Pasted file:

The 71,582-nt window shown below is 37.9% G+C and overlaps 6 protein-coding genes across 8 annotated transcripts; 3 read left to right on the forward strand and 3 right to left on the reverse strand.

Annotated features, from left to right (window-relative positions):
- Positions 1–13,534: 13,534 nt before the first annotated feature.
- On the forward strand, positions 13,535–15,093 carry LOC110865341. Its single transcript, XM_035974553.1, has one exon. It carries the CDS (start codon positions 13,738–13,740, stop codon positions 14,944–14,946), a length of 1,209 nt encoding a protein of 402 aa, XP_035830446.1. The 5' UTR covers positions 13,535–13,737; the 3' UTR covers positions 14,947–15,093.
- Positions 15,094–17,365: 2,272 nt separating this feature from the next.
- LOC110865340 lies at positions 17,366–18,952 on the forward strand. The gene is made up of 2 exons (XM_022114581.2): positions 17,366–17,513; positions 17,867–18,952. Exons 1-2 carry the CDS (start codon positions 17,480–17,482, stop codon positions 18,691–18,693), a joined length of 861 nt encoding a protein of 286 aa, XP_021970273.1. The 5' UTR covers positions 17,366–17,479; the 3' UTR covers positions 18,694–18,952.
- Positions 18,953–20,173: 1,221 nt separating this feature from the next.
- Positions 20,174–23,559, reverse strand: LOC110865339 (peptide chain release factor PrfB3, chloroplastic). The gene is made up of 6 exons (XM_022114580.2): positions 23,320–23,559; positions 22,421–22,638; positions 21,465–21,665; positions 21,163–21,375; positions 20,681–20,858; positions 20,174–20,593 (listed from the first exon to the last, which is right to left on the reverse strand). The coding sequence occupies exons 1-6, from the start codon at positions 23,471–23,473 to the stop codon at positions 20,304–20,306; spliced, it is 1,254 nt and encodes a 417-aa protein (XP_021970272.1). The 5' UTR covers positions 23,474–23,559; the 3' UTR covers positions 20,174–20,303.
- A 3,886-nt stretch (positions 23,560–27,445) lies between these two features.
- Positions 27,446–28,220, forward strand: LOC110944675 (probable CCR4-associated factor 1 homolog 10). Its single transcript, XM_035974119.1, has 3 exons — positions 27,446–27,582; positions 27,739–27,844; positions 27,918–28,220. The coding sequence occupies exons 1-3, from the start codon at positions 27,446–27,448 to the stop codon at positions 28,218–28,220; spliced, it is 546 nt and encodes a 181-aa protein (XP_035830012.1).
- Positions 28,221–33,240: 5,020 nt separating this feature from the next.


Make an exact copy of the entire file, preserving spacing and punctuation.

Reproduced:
The 71,582-nt window shown below is 37.9% G+C and overlaps 6 protein-coding genes across 8 annotated transcripts; 3 read left to right on the forward strand and 3 right to left on the reverse strand.

Annotated features, from left to right (window-relative positions):
- Positions 1–13,534: 13,534 nt before the first annotated feature.
- On the forward strand, positions 13,535–15,093 carry LOC110865341. Its single transcript, XM_035974553.1, has one exon. It carries the CDS (start codon positions 13,738–13,740, stop codon positions 14,944–14,946), a length of 1,209 nt encoding a protein of 402 aa, XP_035830446.1. The 5' UTR covers positions 13,535–13,737; the 3' UTR covers positions 14,947–15,093.
- Positions 15,094–17,365: 2,272 nt separating this feature from the next.
- LOC110865340 lies at positions 17,366–18,952 on the forward strand. The gene is made up of 2 exons (XM_022114581.2): positions 17,366–17,513; positions 17,867–18,952. Exons 1-2 carry the CDS (start codon positions 17,480–17,482, stop codon positions 18,691–18,693), a joined length of 861 nt encoding a protein of 286 aa, XP_021970273.1. The 5' UTR covers positions 17,366–17,479; the 3' UTR covers positions 18,694–18,952.
- Positions 18,953–20,173: 1,221 nt separating this feature from the next.
- Positions 20,174–23,559, reverse strand: LOC110865339 (peptide chain release factor PrfB3, chloroplastic). The gene is made up of 6 exons (XM_022114580.2): positions 23,320–23,559; positions 22,421–22,638; positions 21,465–21,665; positions 21,163–21,375; positions 20,681–20,858; positions 20,174–20,593 (listed from the first exon to the last, which is right to left on the reverse strand). The coding sequence occupies exons 1-6, from the start codon at positions 23,471–23,473 to the stop codon at positions 20,304–20,306; spliced, it is 1,254 nt and encodes a 417-aa protein (XP_021970272.1). The 5' UTR covers positions 23,474–23,559; the 3' UTR covers positions 20,174–20,303.
- A 3,886-nt stretch (positions 23,560–27,445) lies between these two features.
- Positions 27,446–28,220, forward strand: LOC110944675 (probable CCR4-associated factor 1 homolog 10). Its single transcript, XM_035974119.1, has 3 exons — positions 27,446–27,582; positions 27,739–27,844; positions 27,918–28,220. The coding sequence occupies exons 1-3, from the start codon at positions 27,446–27,448 to the stop codon at positions 28,218–28,220; spliced, it is 546 nt and encodes a 181-aa protein (XP_035830012.1).
- Positions 28,221–33,240: 5,020 nt separating this feature from the next.